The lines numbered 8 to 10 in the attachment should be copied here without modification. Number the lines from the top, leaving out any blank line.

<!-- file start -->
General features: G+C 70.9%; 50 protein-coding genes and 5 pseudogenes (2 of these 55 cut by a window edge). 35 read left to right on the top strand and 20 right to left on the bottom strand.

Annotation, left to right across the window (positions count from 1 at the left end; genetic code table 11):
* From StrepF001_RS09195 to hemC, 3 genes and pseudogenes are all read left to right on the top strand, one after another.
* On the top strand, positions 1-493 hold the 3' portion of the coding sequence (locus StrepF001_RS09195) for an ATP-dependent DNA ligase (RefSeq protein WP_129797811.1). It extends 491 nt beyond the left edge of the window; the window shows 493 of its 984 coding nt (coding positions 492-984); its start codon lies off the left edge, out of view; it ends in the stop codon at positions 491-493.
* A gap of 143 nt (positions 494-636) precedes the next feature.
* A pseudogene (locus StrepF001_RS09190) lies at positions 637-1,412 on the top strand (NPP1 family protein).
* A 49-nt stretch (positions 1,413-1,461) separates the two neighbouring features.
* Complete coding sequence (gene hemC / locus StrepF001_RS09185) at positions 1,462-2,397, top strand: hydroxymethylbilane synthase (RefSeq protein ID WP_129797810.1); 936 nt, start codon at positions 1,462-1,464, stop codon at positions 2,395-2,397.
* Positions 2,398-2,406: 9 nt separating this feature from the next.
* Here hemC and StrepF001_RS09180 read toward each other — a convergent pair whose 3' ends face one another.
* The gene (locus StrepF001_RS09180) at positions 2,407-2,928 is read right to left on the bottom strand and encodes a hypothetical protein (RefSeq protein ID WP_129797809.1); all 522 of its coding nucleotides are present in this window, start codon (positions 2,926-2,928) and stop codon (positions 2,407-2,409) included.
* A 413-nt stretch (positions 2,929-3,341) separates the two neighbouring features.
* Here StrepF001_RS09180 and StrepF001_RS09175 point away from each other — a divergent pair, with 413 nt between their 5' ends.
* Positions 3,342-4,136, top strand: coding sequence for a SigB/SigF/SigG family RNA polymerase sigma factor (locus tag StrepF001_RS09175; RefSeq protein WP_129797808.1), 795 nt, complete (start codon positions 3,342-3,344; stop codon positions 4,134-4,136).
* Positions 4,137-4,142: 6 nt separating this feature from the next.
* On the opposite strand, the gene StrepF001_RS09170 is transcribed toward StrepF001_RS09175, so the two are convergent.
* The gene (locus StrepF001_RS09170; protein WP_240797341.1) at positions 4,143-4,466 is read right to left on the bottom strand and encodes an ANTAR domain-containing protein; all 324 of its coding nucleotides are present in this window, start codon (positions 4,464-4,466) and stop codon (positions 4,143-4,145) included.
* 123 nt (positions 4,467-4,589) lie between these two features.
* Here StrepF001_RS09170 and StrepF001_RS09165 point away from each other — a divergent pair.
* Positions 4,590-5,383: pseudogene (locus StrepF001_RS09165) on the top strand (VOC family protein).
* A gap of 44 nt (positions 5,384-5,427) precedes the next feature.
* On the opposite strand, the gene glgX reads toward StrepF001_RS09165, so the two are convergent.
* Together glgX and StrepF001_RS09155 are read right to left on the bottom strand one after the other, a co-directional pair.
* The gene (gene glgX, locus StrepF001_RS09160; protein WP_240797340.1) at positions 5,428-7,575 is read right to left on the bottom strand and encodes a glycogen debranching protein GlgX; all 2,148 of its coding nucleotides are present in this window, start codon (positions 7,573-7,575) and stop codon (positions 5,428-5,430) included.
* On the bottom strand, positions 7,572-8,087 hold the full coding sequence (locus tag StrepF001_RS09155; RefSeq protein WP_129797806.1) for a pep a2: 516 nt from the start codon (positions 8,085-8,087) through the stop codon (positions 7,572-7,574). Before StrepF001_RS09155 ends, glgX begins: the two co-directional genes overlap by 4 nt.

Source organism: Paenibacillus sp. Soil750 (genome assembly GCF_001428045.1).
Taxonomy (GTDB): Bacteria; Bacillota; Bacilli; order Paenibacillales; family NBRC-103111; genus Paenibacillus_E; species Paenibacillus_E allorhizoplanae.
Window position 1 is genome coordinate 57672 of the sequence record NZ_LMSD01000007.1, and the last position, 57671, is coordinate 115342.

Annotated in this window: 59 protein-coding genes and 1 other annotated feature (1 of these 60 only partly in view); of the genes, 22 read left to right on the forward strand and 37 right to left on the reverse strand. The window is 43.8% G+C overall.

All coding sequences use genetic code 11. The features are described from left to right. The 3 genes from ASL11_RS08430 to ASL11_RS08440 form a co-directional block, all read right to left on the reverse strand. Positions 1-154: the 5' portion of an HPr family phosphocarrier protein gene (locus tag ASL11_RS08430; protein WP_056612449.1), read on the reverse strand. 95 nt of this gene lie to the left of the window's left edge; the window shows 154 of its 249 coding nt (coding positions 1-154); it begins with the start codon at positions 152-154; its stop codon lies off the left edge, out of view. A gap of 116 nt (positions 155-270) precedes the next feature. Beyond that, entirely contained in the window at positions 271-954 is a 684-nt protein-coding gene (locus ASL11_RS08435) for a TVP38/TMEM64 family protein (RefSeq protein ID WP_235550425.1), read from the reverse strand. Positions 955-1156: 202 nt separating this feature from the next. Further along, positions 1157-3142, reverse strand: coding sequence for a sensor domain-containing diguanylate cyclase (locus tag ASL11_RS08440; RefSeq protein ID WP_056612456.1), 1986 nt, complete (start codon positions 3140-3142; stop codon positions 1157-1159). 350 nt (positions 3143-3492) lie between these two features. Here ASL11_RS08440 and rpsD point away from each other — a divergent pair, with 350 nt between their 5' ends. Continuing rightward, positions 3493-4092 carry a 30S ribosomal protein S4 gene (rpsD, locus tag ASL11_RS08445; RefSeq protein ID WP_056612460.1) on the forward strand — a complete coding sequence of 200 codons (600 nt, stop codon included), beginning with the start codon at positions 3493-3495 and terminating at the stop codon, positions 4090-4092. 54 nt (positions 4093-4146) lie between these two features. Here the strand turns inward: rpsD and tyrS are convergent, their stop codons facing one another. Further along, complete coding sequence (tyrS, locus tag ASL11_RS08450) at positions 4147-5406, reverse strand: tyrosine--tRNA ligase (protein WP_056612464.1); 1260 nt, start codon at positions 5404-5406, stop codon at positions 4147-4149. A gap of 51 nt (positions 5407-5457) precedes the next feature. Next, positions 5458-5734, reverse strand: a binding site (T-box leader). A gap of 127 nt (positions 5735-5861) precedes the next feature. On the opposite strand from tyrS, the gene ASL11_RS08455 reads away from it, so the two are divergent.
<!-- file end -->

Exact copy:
* Complete coding sequence (gene hemC / locus StrepF001_RS09185) at positions 1,462-2,397, top strand: hydroxymethylbilane synthase (RefSeq protein ID WP_129797810.1); 936 nt, start codon at positions 1,462-1,464, stop codon at positions 2,395-2,397.
* Positions 2,398-2,406: 9 nt separating this feature from the next.
* Here hemC and StrepF001_RS09180 read toward each other — a convergent pair whose 3' ends face one another.